said, that the hon. Member who had just sat down had complained of the shortness of the Notice in bringing forward this Motion. This was perfectly true; but he would at the same time remind him that, if they had not taken this opportunity of bringing it forward, it was exceedingly doubtful when another opportunity would have been afforded them. All next week would be absorbed in one subject, and perhaps the week after. He would like to draw the attention of the hon. Member to the fact that the Catholic magistrates had protested against the course pursued by the shameless partizans on the other side. He believed that the parties who were mainly responsible for what had occurred were the Mayor and Mr. Adolphus Harvey. Ho believed Mr. M Wicker to be a reckless partizan. He did not know whether or not ho was a member of the Orange Society; but he did not object to Orangemen as members of that Society, for he had known no men, whether Orangemen or not, to be more bitter partizans than Irish Liberals. He knew the City of Derry well, and believed that two-thirds of the population were belonging to the National Party. He believed that time would tell whether the hon. Member would again represent Derry. But he believed that he was too astute a man to fight a forlorn hope if ho had a more certain chance of success elsewhere. Instead of summoning the scandalous law-breakers who assaulted the two nuns, it was the duty of the police to arrest them, in order that they might be arraigned in the criminal dock. That was the course that would have been adopted towards the Nationalists. By the speech which the Chief Secretary had delivered he had made himself, to a great extent, responsible for the misconduct of his officials.
§ MR. JOHN REDMOND
said, he did not think the Government was to be congratulated on the championship of their cause by the hon. Member for the City of Derry, for he had never listened to a more thoroughly dishonest speech than that with which he had favoured the House. In three points the hon. Gentleman was clearly disingenuous. With reference to the Proclamation he read the names of 13 magistrates, whoso sanction, he implied, had been unanimously given; whereas, if he were half 964 as well acquainted, with the facts as he professed to be, he must know that the four Catholic magistrates whom he included distinctly protested against the Proclamation. Then be denied that the nuns were "assaulted," although the Mayor distinctly used the word himself. Therefore, he charged the hon. Member with being dishonest. ["Oh!"] He used the phrase entirely in a Parliamentary sense. [Order!"]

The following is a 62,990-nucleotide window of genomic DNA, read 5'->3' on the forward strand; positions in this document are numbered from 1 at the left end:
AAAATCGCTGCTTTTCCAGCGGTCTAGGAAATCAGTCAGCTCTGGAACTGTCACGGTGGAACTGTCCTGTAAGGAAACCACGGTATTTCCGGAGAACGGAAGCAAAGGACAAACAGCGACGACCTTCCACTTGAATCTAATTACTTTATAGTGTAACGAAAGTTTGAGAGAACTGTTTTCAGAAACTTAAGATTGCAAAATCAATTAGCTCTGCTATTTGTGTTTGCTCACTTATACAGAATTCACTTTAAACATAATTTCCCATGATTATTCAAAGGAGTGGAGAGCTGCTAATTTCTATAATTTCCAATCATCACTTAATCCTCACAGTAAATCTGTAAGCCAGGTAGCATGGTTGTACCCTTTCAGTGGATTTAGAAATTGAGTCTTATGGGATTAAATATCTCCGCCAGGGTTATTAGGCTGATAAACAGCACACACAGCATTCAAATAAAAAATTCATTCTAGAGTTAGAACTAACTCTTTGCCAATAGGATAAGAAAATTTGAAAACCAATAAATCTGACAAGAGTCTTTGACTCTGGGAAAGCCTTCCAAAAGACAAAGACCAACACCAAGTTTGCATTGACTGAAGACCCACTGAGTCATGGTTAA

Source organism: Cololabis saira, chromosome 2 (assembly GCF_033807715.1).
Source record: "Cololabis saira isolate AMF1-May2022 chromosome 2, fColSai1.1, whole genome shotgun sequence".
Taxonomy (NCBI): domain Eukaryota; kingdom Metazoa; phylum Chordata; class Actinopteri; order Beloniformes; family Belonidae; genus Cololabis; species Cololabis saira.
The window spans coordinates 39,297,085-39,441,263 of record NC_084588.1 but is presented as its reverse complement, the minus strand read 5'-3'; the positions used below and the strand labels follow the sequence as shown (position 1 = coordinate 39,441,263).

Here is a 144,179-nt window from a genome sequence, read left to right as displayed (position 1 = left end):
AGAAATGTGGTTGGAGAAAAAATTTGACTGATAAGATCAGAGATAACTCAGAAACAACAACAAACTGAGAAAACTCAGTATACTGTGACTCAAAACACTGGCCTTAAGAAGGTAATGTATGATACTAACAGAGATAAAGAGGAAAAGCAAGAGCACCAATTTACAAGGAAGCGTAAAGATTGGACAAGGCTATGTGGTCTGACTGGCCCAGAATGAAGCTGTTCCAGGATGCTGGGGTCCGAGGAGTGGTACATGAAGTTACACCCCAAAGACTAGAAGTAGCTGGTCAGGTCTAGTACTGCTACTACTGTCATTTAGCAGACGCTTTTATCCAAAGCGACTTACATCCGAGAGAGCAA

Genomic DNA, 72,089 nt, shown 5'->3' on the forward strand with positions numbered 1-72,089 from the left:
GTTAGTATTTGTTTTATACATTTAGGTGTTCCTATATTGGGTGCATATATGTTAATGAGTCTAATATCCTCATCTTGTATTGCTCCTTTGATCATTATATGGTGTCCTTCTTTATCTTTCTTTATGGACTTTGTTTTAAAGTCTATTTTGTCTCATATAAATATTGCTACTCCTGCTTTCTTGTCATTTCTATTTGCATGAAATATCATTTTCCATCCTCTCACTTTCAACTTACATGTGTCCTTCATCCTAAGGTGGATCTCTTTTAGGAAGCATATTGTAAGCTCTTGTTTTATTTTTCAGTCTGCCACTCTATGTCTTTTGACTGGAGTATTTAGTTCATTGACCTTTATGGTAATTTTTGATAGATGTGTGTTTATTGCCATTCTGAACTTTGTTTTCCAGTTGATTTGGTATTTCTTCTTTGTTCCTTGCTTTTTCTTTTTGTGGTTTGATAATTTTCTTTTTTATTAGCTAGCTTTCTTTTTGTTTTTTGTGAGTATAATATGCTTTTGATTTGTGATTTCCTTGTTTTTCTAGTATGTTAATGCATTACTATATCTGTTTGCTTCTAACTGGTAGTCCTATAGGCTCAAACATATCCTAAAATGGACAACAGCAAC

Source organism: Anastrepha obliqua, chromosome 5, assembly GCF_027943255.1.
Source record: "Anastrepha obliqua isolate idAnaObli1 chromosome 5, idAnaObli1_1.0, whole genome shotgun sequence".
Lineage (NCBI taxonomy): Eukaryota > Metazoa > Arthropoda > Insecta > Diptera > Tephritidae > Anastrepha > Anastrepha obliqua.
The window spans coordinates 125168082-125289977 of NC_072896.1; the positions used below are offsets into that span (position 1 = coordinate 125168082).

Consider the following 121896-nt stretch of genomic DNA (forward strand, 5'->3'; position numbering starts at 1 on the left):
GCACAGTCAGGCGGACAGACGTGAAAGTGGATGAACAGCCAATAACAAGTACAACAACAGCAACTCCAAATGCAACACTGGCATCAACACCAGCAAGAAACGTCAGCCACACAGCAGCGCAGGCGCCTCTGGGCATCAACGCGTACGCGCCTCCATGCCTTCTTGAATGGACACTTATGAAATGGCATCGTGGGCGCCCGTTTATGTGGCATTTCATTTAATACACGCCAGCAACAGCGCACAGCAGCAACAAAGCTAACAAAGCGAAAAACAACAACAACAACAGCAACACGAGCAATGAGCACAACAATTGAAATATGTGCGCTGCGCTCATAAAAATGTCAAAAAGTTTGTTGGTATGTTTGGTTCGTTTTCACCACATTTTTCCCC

§ MR. SPEAKER
The charge against an hon. Member of being dishonest is one that ought not to be made in this House, and I hope the hon. Member will withdraw it.
§ MR. JOHN REDMOND
Certainly, Sir; I will always bow with respect to your ruling. What I intended to convey was that the hon. Member, being well acquainted, as he said, with what took place in Derry—
§ MR. JOHN REDMOND
The hon. Gentleman distinctly and positively stated that these ladies were not assaulted. He had within his reach the same means of information as other hon. Members. He had The Freeman's Journal and other papers.
§ MR. JOHN REDMOND
said, the hon. Member did not take the trouble to read the papers of the county he professed to represent; and if he did not avail himself of the ordinary means of informing himself he had no right to come and speak positively of facts, and accuse his (Mr. John Redmond's) hon. Friend the Member for Sligo (Mr. Sexton) of inaccuracy. The account given by the Chief Secretary of the arrangement come to as to the matter of the procession was by no means accurate. He (Mr. John Redmond) deliberately accused the Government of having broken that arrangement; and if there was any justification for breaking it, he accused them of an almost criminal carelessness in not sending someone forward with the information that the arrangement was changed. He could not but think that the Chief Secretary was taking a foolish course with reference to these matters. For his part, he hated 965 and detested the very thought of these encounters between Catholics and Orangemen in Ireland; but he was convinced that the Government, by their persistent protection of the minority, were preserving and perpetuating the bitterness which now existed. He believed that if a policy of even justice were administered to all parties in Derry and the rest of the North of Ireland, these unfortunate and frequently-recurring encounters would cease.
§ MR. MARUM
said, it had been held by Mr. Justice Fry and Mr. Justice Field that it was the duty of all existing Governments to protect all lawful assemblies, and that a Government, in fact, ceased to be a Government unless it protected the people in the exercise of their just rights. He complained that they had had no exposition of the law upon the subject of this Proclamation from the hon. and learned Gentleman the Solicitor General for Ireland. He denied the jurisdiction of the magistrates to issue the Proclamation. That power, even under the Crimes Act, was limited to the Lord Lieutenant.
§ THE SOLICITOR GENERAL FOR IRELAND (Mr. WALKER)
said, that, in his opinion, the magistrates had acted entirely within their legal powers, and in accordance with the law.
§ MR. DEASY